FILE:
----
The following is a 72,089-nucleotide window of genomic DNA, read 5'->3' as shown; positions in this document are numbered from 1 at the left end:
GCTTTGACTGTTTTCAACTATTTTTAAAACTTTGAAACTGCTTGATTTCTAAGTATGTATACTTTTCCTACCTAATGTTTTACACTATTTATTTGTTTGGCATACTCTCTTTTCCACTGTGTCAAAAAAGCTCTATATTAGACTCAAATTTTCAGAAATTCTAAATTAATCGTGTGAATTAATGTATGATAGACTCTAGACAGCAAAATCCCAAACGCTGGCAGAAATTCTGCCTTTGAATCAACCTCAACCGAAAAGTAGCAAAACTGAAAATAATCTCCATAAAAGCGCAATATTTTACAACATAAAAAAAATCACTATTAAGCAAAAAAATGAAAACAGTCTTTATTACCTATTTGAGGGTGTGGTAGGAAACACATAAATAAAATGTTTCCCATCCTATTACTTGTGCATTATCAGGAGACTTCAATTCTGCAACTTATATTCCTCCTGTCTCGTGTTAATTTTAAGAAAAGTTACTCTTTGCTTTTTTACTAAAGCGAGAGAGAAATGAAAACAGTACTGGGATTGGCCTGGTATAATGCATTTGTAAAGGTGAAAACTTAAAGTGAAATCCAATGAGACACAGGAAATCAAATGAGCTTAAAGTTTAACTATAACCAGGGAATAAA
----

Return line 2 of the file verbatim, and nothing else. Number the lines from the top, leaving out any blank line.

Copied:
GCTTTGACTGTTTTCAACTATTTTTAAAACTTTGAAACTGCTTGATTTCTAAGTATGTATACTTTTCCTACCTAATGTTTTACACTATTTATTTGTTTGGCATACTCTCTTTTCCACTGTGTCAAAAAAGCTCTATATTAGACTCAAATTTTCAGAAATTCTAAATTAATCGTGTGAATTAATGTATGATAGACTCTAGACAGCAAAATCCCAAACGCTGGCAGAAATTCTGCCTTTGAATCAACCTCAACCGAAAAGTAGCAAAACTGAAAATAATCTCCATAAAAGCGCAATATTTTACAACATAAAAAAAATCACTATTAAGCAAAAAAATGAAAACAGTCTTTATTACCTATTTGAGGGTGTGGTAGGAAACACATAAATAAAATGTTTCCCATCCTATTACTTGTGCATTATCAGGAGACTTCAATTCTGCAACTTATATTCCTCCTGTCTCGTGTTAATTTTAAGAAAAGTTACTCTTTGCTTTTTTACTAAAGCGAGAGAGAAATGAAAACAGTACTGGGATTGGCCTGGTATAATGCATTTGTAAAGGTGAAAACTTAAAGTGAAATCCAATGAGACACAGGAAATCAAATGAGCTTAAAGTTTAACTATAACCAGGGAATAAA